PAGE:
Conservation of Biodiversity
India's biological diversity continues to be rich, one of the 12 megacenters of plant diversity. This diversity needs to be preserved, and the immediate task will be to devise and enforce time bound plans for saving endangered plant and animal species as well as habitats of biological resources. This is considered most important, as with the advent of new tools and techniques there is no barrier to gene flow, and the living systems could be termed one gene pool with tremendous options and potentialities for new combinations.
Requirement of capital resources at every level for agrobiodiversity conservation and management is critical to its success. Thus, every effort for resource mobilization, from within the country as well as from international arrangements has to be made. Intemationally, the endeavor should be to develop effective, efficient and transparent mechanisms for fair and equitable benefit sharing among nations, including technology transfer and capacity building.
High yielding dwarf varieties in wheat and rice, as well as heterotic hybrids in maize, sorghum and pearl millet brought about a major advance in food grain production. Yield gap analysis reveals that a sizable part of the potential of these crops is yet to be fully tapped. Differences between experimental and farmers' yields are quite wide. Equally, the gap is wide between potential and realizable yields. For instance, in rice about 40% of the potential available in the present day high yielding varieties is still to be exploited. In wheat, the national average yield is 2.6 tons/ha as against the realizable 4.0 t/ha and genetic potential of 8 t/ha. In the case of hybrids, average yield of maize is 1.8 t/ha as against realizable 5 t/ha and genetic potential of 7.5 t./ha. Equally, the prospects for stepping up the yield level to 5 and 2 t/ha in sorghum and pearl millet do exist. What is required to achieve such yield targets is diagnosis and correction of factors constraining the yield increase. Insulation of all future varieties with desired levels of resistance to key pests and diseases, and tolerance to major abiotic stresses like salinity, drought, temperature extremes etc., could be the priority research area to consolidate the genetic yield potential already achieved in the plant type based varieties and hybrids.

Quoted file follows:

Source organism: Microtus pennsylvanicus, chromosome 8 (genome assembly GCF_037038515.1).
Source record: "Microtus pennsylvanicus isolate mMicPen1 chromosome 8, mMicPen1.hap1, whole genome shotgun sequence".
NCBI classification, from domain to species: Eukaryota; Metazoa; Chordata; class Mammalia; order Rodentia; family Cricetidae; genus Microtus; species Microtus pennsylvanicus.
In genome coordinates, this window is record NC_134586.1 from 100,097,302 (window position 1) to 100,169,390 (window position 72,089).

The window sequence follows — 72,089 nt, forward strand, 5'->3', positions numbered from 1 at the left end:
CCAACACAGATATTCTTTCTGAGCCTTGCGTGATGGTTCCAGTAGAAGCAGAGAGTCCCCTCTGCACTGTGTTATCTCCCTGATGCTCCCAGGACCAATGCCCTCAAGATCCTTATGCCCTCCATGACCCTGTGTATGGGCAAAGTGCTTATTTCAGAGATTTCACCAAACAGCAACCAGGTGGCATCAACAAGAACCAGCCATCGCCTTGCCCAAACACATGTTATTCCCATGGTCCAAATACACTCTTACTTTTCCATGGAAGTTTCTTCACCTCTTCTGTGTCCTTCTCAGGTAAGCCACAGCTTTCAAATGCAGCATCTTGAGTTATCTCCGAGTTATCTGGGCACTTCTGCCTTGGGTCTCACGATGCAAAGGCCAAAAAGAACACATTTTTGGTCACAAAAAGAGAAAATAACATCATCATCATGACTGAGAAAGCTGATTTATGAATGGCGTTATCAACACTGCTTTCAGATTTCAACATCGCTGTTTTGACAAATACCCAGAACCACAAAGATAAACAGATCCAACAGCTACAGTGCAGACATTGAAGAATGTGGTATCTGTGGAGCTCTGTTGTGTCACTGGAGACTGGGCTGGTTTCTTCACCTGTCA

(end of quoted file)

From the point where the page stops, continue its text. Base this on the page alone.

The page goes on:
Over 97 million hectares (72%) of the cropped area is rainfed. It accounts for 44% of food (55% rice and 91% pulses), 90% groundnut and 68% of cotton. Even if the ultimate irrigation potential of the country is realized, about 50% of the cultivable area may continue to be rainfed. Since vagaries of weather affect production from drylands and thereby the stability of the food production in the country, strategic research on rainfed agriculture may be a priority area, to insulate the farmer from the high risks of dryland farming. The thrust areas of research could be a detailed characterization to optimize land use for rainfed crops and development of other alternate land use systems, understanding of crop/ weather/soil relationships for providing better agro-met advisory services and and rain water conservation and integrated nutrient management. Watershed development for raising productivity of rainfed crops, improvement of agricultural credit; insurance cover for risk prone areas and crops, and marketing facilities are some of the areas which need more attention.
In spite of wide variation in the level of precipitation, rainfed areas are very low in productivity and predominantly monocropped. The productive potential of rainfed uplands, in particular, has deteriorated due to poor management rather than overexploitation. By developing land capacity based cropping and management strategies, productivity level could be further enhanced and sustained. Four decades of experience with hybrid crops suggests that hybrids in general, in preference to varieties, have higher resilience to critical environments. Development and use of short duration hybrids/composites/varieties of millets, cotton, sunflower, castor etc. in low rainfall areas is one of the crop planning strategies based on locational advantages. Plantation of horticultural crops in some of the arid and semi-arid environments is found to pay more than some of the annual food or oilseed crops.
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